As with any study, however, marketers have been able to use eMarketer Inc.’s research findings to inform how they approach the Millennial generation. Some marketers have adopted the Millennial marketing strategy to focus on Millennial consumers in conjunction with a Gen Xer or a Boomer. Some marketers have shifted Millennial marketing to focus on Millennial audiences (this is the age group that is now in the workforce). In general, however, marketers have chosen to define Millennial generations as being the consumers between the ages of 18 to 34.
And here are the top five Millennial marketing categories:
1. Young urban professionals: These Millennials are the first in their family to go to college, and have never known a world without Facebook and Twitter. They are “on the go” and social media has become the normal way they communicate. They drive big cars, and shop in big department stores. In terms of Millennial marketing categories, they are the most integrated and integrated marketing group.
2. Young urban professionals are the first to use mobile phones for their communication, and they have the highest online “engagement” with mobile sites, mobile applications and mobile social media. Young urban professionals also tend to be the most involved in non-traditional media. They are most likely to have an e-book, and video collection. They are less likely to own a traditional car. They are also the most likely to have taken out a student loan, and they have a high rate of skipping meals. These are the types of Millennial audiences that are ideal for marketing that is on the mobile web, including apps, apps, and more apps.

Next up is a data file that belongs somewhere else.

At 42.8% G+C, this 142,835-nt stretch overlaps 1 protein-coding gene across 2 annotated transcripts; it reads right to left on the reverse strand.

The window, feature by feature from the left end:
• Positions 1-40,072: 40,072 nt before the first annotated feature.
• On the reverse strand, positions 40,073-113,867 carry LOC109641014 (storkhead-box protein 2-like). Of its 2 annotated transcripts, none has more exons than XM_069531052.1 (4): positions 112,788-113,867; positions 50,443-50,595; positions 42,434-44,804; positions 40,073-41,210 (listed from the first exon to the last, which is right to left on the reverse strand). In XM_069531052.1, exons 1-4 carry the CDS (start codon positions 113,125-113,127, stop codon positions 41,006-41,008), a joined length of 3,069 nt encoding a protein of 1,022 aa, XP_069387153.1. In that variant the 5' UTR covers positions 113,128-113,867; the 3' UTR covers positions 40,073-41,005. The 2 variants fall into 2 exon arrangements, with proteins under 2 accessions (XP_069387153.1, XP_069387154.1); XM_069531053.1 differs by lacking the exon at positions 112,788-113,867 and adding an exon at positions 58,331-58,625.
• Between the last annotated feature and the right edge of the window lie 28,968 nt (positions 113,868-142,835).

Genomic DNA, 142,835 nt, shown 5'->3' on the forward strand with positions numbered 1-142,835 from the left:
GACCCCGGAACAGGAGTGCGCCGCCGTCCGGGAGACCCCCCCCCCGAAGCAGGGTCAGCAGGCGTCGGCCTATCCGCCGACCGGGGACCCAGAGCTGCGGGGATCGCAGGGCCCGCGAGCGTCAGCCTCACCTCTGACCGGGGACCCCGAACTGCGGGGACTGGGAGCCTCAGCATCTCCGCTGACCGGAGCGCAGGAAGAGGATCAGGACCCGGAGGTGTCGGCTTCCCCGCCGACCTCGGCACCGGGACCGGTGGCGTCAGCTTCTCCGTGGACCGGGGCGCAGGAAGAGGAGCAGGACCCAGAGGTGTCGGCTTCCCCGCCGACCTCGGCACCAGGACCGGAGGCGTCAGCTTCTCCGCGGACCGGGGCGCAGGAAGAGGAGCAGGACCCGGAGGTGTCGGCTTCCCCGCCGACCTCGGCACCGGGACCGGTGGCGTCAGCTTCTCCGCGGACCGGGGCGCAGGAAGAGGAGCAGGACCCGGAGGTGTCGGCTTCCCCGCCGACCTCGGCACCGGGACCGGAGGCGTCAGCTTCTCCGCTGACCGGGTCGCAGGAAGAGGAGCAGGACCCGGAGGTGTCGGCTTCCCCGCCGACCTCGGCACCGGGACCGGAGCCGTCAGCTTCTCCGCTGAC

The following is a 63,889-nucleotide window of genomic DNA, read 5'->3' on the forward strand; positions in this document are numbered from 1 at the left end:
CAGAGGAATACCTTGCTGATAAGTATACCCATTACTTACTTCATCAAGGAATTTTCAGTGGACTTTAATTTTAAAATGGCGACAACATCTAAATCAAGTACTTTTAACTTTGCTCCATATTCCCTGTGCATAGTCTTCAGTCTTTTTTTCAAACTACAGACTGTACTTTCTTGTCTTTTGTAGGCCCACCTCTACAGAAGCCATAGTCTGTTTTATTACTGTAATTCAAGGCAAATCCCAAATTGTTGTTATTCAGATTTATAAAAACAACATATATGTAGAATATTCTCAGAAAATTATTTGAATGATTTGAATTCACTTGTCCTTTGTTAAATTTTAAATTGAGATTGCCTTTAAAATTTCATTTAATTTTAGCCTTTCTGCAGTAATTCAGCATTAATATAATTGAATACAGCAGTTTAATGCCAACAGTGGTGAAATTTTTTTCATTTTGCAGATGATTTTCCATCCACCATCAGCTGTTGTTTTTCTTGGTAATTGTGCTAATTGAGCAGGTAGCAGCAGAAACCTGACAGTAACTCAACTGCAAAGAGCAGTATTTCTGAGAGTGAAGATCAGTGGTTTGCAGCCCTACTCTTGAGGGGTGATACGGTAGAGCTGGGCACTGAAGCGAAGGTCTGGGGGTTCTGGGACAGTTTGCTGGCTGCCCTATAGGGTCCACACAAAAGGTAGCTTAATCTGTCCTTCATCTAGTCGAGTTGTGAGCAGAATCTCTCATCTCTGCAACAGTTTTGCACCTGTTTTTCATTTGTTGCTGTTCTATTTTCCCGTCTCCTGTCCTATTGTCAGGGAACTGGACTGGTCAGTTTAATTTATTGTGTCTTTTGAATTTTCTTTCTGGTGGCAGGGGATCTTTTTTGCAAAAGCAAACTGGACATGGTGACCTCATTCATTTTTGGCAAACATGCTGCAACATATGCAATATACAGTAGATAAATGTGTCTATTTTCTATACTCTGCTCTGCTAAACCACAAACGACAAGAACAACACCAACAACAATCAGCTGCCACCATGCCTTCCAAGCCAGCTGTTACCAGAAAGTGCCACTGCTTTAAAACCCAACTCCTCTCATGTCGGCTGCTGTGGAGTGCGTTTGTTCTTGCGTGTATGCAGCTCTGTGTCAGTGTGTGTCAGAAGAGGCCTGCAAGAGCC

3. Boomers: These are the Millennials that went to school after the turn of the century and came of age in the aftermath of 9/11 and the economic collapse of the early part of the last decade. As you would expect, they have the highest rate of participation in social media, and are more likely to have an e-book collection and video collection. They tend to be car-oriented, shop in larger stores, and are more likely to own traditional cars. A good B-O-M Millennial marketing category is one that targets a larger audience that is more likely to own traditional cars, including those that are also interested in traditional car culture.
4. Gen Xers: These are the Millennials that came of age during the economic recovery, and the birth of social media. As you would expect, they are less likely to own traditional cars and they are less likely to participate in social media, but they are interested in the technology. They tend to shop in larger department stores and are also the most likely to own “vintage” cars. A good Gen X marketing category is one that targets the more affluent Gen Xer audience that is still seeking for technology and more technological options.
What do we know about the Millennials?
Here is an infographic for Millennials that will help you put this into perspective. As you can see, they are more likely to wear glasses and go to the dentist, and they are also the most likely to own a car. They are also more likely to own two cars. They are also more likely to shop in large stores, and they are also the most likely to pay with their phones. They are less likely to own traditional cars. They are less likely to surf the internet, and they are the least likely to subscribe to a magazine. But when it comes to the most important factor of all, their email addresses. They are the most likely to give you their email address in exchange for something. And the most likely to share their email address with you, even if it is in exchange for something.